Thursday, April 04, 2019

SEC staff advises on ‘investment contract’ analysis for digital assets, grants relief to company selling tokens for services

By Amy Leisinger, J.D.

The SEC's Strategic Hub for Innovation and Financial Technology (FinHub) and Division of Corporation Finance have issued a framework for market participants to consider in assessing whether a digital asset is offered or sold as an investment contract and, thus, is a security. The framework is not intended to provide an exhaustive overview, but rather, an analytical tool to help market participants assess whether the federal securities laws apply to the offer, sale, or resale of a digital asset. Separately, CorpFin issued a response to a no-action request, indicating that it would not recommend enforcement action to the Commission if a charter flight company uses a blockchain and creates digital assets to facilitate payment for air travel without registration.

“As financial technologies, methods of capital formation, and market structures continue to evolve, market participants should be aware that they may be conducting activities that fall within our jurisdiction,” said CorpFin Director Bill Hinman and FinHub Senior Advisor Valerie Szczepanik.

“Investment contract” considerations. The framework advises those considering engaging in the offer, sale, or distribution of a digital asset to consider whether the digital asset is a “security” under the federal securities laws. The Supreme Court’s decision in SEC v. W.J. Howey Co. found that an “investment contract” exists when there is the investment of money in a common enterprise with a reasonable expectation of profits to be derived from the efforts of others. The “investment of money” prong of the test is usually satisfied in an offer and sale of a digital asset because it is typically acquired in exchange for value, and a common enterprise also normally exists given the group of participants involved, according to the framework.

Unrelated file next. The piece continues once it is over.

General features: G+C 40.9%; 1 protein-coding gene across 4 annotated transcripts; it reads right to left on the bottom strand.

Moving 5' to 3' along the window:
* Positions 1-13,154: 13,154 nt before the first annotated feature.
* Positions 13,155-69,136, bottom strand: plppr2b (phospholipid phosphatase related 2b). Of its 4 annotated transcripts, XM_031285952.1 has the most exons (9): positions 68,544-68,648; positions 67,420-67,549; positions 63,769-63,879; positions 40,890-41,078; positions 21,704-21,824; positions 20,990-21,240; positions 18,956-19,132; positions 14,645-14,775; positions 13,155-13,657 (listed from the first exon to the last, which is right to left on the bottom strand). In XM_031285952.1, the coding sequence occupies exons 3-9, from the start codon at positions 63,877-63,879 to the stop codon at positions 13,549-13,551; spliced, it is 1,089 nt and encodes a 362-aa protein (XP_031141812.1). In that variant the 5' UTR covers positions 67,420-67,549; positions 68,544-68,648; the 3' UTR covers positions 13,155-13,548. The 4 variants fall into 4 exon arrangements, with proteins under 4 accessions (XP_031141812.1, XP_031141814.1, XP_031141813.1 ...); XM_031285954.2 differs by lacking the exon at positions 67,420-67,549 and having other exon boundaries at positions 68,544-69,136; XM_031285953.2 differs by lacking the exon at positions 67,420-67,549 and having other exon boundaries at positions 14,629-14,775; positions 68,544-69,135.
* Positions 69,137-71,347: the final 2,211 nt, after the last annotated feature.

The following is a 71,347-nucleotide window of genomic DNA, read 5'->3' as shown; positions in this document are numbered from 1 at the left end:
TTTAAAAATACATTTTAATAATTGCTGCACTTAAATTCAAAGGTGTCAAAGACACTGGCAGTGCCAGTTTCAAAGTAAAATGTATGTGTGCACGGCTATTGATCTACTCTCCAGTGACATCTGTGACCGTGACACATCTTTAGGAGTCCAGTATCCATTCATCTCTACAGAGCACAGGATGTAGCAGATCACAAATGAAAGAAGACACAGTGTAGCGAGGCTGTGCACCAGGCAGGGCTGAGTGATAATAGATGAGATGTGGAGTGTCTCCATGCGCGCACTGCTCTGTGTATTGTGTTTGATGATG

Where the main issue arises in a Howey analysis of digital assets is whether a purchaser has a reasonable expectation of profits derived from the efforts of others, the framework explains. A purchaser may expect to realize a return through participating in distributions or realizing appreciation on the asset, and when a promoter or sponsor provides essential managerial efforts that affect the success of the enterprise and lead to an expectation of returns, this prong of the Howey test is met. However, the focus should be on the manner in which the digital asset is offered and sold and on the transaction as a whole, according to the framework.

When considering whether there is reliance on the efforts of others, a participant should evaluate whether required efforts are significant as opposed to more ministerial and whether it is responsible for the development, improvement, or operation of the network or the digital asset. Other relevant considerations include whether the participant supports the market or price for the digital asset and whether investors would reasonably expect it to undertake efforts to promote its own interests and enhance the value of the network or digital asset. These issues may need to be reevaluated in later offers or sales, the framework notes.